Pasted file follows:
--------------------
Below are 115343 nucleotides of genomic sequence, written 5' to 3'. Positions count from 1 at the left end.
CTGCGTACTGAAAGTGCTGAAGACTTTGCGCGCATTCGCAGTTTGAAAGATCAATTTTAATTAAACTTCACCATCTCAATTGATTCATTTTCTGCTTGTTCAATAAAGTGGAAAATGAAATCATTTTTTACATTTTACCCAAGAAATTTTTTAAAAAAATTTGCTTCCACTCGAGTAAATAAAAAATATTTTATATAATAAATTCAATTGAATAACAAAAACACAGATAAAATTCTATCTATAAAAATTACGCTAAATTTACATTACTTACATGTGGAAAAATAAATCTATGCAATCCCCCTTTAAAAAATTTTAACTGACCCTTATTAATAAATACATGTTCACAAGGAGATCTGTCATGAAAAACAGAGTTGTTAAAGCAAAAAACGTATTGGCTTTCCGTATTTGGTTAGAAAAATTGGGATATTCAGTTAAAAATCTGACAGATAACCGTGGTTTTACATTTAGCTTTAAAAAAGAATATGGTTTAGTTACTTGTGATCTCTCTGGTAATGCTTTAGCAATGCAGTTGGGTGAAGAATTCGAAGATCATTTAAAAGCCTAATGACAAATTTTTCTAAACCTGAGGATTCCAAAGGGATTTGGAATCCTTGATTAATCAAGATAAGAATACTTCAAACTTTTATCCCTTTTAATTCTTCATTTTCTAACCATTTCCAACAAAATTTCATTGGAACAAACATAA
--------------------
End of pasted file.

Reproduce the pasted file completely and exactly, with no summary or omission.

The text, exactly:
Below are 115343 nucleotides of genomic sequence, written 5' to 3'. Positions count from 1 at the left end.
CTGCGTACTGAAAGTGCTGAAGACTTTGCGCGCATTCGCAGTTTGAAAGATCAATTTTAATTAAACTTCACCATCTCAATTGATTCATTTTCTGCTTGTTCAATAAAGTGGAAAATGAAATCATTTTTTACATTTTACCCAAGAAATTTTTTAAAAAAATTTGCTTCCACTCGAGTAAATAAAAAATATTTTATATAATAAATTCAATTGAATAACAAAAACACAGATAAAATTCTATCTATAAAAATTACGCTAAATTTACATTACTTACATGTGGAAAAATAAATCTATGCAATCCCCCTTTAAAAAATTTTAACTGACCCTTATTAATAAATACATGTTCACAAGGAGATCTGTCATGAAAAACAGAGTTGTTAAAGCAAAAAACGTATTGGCTTTCCGTATTTGGTTAGAAAAATTGGGATATTCAGTTAAAAATCTGACAGATAACCGTGGTTTTACATTTAGCTTTAAAAAAGAATATGGTTTAGTTACTTGTGATCTCTCTGGTAATGCTTTAGCAATGCAGTTGGGTGAAGAATTCGAAGATCATTTAAAAGCCTAATGACAAATTTTTCTAAACCTGAGGATTCCAAAGGGATTTGGAATCCTTGATTAATCAAGATAAGAATACTTCAAACTTTTATCCCTTTTAATTCTTCATTTTCTAACCATTTCCAACAAAATTTCATTGGAACAAACATAA